WILLMAR -- Not even heavy bouts of pouring rain could dampen Sonshiners' spirits as they continued to arrive at the festival Wednesday.
All morning and afternoon, groups of people showed up at the grounds surrounding the Willmar Civic Center ready to pitch their tents, settle in and enjoy a night of music on the Main Stage.
Sonshine kicked off Wednesday evening with a free concert by Remedy Drive and Family Force 5, and the festival officially begins at 9 this morning and continues until late Saturday.
Campers, however, could begin showing up as early as Tuesday, and many were finding creative ways to stay busy until the rest of the 20,000 expected festival attendees arrived.
"We were bored outta our minds yesterday," said Travis Johansen, a five-time Sonshiner from Minnetrista, on Wednesday. "But once the festival gets in full swing, it will be harder to meet people and find people."
Last year, Johansen and his friends brought a couch to the festival and signed their names on it with Sharpies. After a while, other festival-goers approached them and asked if they could sign the couch, too. By the end of the festival, the couch was covered in nearly 500 signatures, phone numbers and messages from new friends they had met over the weekend.
They brought the couch back this year and also came with a new one so that they could collect more signatures and meet more people. They also texted everyone who had left their phone number on last year's couch and told them to come back and say hi.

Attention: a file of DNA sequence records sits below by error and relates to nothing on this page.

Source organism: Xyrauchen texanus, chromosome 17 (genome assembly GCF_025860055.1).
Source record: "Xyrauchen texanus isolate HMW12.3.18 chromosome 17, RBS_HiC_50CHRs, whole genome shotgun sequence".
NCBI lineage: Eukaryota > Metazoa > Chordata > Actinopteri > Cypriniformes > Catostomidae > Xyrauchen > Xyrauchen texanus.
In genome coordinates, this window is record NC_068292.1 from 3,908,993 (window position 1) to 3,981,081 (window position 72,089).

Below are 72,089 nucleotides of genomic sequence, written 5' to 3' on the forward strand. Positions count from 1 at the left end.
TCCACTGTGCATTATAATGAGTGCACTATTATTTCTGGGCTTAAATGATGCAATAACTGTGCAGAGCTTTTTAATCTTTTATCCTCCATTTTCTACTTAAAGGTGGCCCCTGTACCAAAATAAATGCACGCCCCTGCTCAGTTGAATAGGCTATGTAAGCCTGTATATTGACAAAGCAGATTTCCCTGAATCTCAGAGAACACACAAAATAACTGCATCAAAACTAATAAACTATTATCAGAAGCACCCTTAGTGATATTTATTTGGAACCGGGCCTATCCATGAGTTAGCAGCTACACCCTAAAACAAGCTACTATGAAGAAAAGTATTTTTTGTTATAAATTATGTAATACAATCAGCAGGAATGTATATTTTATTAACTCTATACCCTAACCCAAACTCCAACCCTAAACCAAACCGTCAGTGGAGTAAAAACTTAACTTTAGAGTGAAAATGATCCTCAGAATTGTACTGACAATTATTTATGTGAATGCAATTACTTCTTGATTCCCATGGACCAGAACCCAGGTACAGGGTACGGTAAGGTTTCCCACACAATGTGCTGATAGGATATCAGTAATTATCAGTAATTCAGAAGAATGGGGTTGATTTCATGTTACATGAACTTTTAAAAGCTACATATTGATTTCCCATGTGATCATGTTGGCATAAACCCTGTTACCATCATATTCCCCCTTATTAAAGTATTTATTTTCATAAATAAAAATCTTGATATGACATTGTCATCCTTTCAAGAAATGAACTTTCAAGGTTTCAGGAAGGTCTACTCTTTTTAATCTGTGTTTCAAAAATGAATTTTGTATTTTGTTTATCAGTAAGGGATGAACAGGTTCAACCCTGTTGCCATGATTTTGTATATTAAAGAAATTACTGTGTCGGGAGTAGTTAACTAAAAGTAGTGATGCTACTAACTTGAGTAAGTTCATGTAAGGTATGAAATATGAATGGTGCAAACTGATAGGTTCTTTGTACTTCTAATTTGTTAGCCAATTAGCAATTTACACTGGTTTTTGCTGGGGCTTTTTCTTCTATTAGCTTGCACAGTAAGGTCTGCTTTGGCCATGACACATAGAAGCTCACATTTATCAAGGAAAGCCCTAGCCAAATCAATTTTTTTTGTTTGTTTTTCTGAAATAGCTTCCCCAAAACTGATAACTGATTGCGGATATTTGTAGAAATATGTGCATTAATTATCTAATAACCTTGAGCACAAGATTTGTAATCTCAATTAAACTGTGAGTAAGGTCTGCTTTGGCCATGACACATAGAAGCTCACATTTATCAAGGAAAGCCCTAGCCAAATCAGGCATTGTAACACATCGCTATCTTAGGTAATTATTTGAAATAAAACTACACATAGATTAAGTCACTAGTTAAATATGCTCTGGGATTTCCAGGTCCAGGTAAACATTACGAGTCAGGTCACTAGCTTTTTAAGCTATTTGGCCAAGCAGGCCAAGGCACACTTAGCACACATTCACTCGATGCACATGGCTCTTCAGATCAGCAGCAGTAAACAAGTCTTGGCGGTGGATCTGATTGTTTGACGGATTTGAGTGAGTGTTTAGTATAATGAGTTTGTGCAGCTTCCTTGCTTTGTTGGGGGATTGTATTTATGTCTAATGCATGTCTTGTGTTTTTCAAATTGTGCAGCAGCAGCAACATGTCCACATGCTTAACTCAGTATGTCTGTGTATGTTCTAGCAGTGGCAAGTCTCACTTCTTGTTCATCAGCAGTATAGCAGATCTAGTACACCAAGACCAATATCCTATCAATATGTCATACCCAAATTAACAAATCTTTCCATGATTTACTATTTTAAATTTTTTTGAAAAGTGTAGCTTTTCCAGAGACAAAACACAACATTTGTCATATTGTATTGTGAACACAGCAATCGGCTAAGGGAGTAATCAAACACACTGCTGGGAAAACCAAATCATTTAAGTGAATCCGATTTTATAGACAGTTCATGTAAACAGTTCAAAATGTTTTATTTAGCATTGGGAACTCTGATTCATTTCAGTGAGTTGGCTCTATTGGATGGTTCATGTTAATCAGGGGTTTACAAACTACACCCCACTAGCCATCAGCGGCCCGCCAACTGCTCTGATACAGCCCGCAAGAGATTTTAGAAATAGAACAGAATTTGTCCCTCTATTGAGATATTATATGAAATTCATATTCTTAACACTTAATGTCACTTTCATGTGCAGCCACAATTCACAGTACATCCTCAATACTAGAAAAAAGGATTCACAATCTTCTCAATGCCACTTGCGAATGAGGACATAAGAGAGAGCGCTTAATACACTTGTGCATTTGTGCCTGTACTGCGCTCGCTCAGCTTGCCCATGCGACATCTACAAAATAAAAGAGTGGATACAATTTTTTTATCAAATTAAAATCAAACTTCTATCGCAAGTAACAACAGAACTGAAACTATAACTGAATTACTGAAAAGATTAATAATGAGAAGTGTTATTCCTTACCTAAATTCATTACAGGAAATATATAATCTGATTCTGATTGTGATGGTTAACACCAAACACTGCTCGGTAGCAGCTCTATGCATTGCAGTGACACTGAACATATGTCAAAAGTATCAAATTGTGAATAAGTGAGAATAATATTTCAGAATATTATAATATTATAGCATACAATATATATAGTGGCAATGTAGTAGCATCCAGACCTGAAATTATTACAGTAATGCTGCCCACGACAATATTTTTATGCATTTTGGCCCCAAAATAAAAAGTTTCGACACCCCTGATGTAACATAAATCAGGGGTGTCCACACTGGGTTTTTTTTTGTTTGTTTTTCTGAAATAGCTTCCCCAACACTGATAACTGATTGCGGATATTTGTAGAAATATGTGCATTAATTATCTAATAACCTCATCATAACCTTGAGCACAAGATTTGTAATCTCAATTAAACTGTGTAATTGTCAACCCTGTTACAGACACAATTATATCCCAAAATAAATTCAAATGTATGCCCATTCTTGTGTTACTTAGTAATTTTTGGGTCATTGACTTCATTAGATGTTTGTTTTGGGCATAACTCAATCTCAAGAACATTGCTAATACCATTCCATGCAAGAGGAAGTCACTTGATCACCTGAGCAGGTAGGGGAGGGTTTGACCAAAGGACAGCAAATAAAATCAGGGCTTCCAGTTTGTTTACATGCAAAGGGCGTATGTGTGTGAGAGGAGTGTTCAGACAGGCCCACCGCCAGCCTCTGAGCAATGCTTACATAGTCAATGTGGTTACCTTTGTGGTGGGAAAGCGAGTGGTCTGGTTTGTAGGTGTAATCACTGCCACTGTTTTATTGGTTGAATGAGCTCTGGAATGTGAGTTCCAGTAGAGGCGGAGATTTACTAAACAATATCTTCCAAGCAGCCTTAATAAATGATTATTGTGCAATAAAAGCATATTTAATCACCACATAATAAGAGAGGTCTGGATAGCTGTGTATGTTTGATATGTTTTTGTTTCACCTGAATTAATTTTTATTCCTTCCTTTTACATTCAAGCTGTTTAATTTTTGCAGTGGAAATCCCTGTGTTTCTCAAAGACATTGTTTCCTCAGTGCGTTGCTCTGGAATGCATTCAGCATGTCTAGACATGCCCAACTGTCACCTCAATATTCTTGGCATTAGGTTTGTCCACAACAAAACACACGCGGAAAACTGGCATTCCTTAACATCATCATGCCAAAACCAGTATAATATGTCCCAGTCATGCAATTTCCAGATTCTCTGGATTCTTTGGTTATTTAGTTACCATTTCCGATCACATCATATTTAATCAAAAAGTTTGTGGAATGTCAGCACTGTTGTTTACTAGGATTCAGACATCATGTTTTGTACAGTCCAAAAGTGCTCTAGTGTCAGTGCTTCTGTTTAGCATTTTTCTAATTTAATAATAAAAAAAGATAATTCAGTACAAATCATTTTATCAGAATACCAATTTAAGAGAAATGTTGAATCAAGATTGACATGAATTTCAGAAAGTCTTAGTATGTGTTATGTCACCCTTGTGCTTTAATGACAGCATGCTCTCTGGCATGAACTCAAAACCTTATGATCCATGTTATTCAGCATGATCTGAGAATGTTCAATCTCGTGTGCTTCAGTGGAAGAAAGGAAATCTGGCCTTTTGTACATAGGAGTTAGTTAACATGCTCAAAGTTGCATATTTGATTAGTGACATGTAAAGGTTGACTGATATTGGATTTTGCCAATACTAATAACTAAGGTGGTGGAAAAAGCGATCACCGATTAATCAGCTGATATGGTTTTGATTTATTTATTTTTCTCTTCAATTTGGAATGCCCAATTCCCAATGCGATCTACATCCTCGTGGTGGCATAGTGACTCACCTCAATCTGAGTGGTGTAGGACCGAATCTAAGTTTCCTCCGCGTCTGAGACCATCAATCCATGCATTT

"It was really cool to have it last year," said Alec Marshall, who's been coming to Sonshine from Minnetrista for three years. "Now it's become a tradition."
Other groups are also celebrating their own traditions this weekend. A youth group from Calvary Community Church in St. Cloud has been bringing junior high, high school and college students to Sonshine for the past six years. On Wednesday afternoon, they were busy trying to figure out how they would squeeze 60 people in a camping area that could probably only fit half of them comfortably.
"It is gonna be tight," youth director Josh Johnson said with a laugh. "Junior-highers will probably have to squish together a little more."
Johnson said even though the ages in his youth group range from seventh-graders to college seniors, Sonshine offers something for everyone -- from classic Christian to heavy metal.
"(Sonshine) definitely breaks some of those stereotypes about followers of Jesus Christ," Johnson said. "For those who don't know Jesus, they can find the message in the music. And for students that do know Jesus, they get to see thousands of others who also have relationships with Him."
Johansen and his group of friends also said they enjoy meeting people who share their faith. Even though 20,000 people attend the festival, they always feel a sense of community with other Sonshiners, they said.
"Here, you can walk up to a complete stranger and introduce yourself," Johansen said. "People are so generous, and they really help each other out. It's definitely a cool atmosphere."
And if the rain refuses to let up for the rest of the festival?
"Well, then everyone curls up on our couch and sings 'Kumbaya,'" Marshall said, laughing.